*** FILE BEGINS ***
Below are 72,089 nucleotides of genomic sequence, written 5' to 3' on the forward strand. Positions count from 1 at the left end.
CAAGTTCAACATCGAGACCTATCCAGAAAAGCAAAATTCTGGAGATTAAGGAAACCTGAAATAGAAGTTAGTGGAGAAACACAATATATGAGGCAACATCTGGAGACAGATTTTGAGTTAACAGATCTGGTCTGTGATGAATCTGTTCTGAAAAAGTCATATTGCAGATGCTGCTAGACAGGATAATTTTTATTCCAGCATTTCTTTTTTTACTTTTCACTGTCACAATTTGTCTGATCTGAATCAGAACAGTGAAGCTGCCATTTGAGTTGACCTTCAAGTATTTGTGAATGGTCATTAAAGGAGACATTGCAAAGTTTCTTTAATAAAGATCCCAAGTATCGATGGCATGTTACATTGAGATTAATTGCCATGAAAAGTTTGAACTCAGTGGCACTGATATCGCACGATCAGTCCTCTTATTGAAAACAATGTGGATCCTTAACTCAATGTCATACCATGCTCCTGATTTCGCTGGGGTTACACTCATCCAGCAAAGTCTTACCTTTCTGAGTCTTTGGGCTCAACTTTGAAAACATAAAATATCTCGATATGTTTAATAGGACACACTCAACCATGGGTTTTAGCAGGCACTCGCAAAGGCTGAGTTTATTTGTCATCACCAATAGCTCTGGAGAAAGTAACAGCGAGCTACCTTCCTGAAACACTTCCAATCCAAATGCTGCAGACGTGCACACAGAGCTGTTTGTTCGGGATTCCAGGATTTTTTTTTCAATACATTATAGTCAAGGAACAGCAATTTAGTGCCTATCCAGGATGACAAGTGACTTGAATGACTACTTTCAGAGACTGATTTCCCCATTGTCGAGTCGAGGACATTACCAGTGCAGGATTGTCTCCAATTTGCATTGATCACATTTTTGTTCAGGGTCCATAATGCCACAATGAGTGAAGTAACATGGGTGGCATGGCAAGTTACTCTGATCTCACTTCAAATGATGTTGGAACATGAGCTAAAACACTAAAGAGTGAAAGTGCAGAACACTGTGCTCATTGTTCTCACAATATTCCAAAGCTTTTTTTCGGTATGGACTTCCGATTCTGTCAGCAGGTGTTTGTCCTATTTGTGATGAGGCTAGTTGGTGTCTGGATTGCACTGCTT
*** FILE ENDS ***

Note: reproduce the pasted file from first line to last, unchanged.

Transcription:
Below are 72,089 nucleotides of genomic sequence, written 5' to 3' on the forward strand. Positions count from 1 at the left end.
CAAGTTCAACATCGAGACCTATCCAGAAAAGCAAAATTCTGGAGATTAAGGAAACCTGAAATAGAAGTTAGTGGAGAAACACAATATATGAGGCAACATCTGGAGACAGATTTTGAGTTAACAGATCTGGTCTGTGATGAATCTGTTCTGAAAAAGTCATATTGCAGATGCTGCTAGACAGGATAATTTTTATTCCAGCATTTCTTTTTTTACTTTTCACTGTCACAATTTGTCTGATCTGAATCAGAACAGTGAAGCTGCCATTTGAGTTGACCTTCAAGTATTTGTGAATGGTCATTAAAGGAGACATTGCAAAGTTTCTTTAATAAAGATCCCAAGTATCGATGGCATGTTACATTGAGATTAATTGCCATGAAAAGTTTGAACTCAGTGGCACTGATATCGCACGATCAGTCCTCTTATTGAAAACAATGTGGATCCTTAACTCAATGTCATACCATGCTCCTGATTTCGCTGGGGTTACACTCATCCAGCAAAGTCTTACCTTTCTGAGTCTTTGGGCTCAACTTTGAAAACATAAAATATCTCGATATGTTTAATAGGACACACTCAACCATGGGTTTTAGCAGGCACTCGCAAAGGCTGAGTTTATTTGTCATCACCAATAGCTCTGGAGAAAGTAACAGCGAGCTACCTTCCTGAAACACTTCCAATCCAAATGCTGCAGACGTGCACACAGAGCTGTTTGTTCGGGATTCCAGGATTTTTTTTTCAATACATTATAGTCAAGGAACAGCAATTTAGTGCCTATCCAGGATGACAAGTGACTTGAATGACTACTTTCAGAGACTGATTTCCCCATTGTCGAGTCGAGGACATTACCAGTGCAGGATTGTCTCCAATTTGCATTGATCACATTTTTGTTCAGGGTCCATAATGCCACAATGAGTGAAGTAACATGGGTGGCATGGCAAGTTACTCTGATCTCACTTCAAATGATGTTGGAACATGAGCTAAAACACTAAAGAGTGAAAGTGCAGAACACTGTGCTCATTGTTCTCACAATATTCCAAAGCTTTTTTTCGGTATGGACTTCCGATTCTGTCAGCAGGTGTTTGTCCTATTTGTGATGAGGCTAGTTGGTGTCTGGATTGCACTGCTT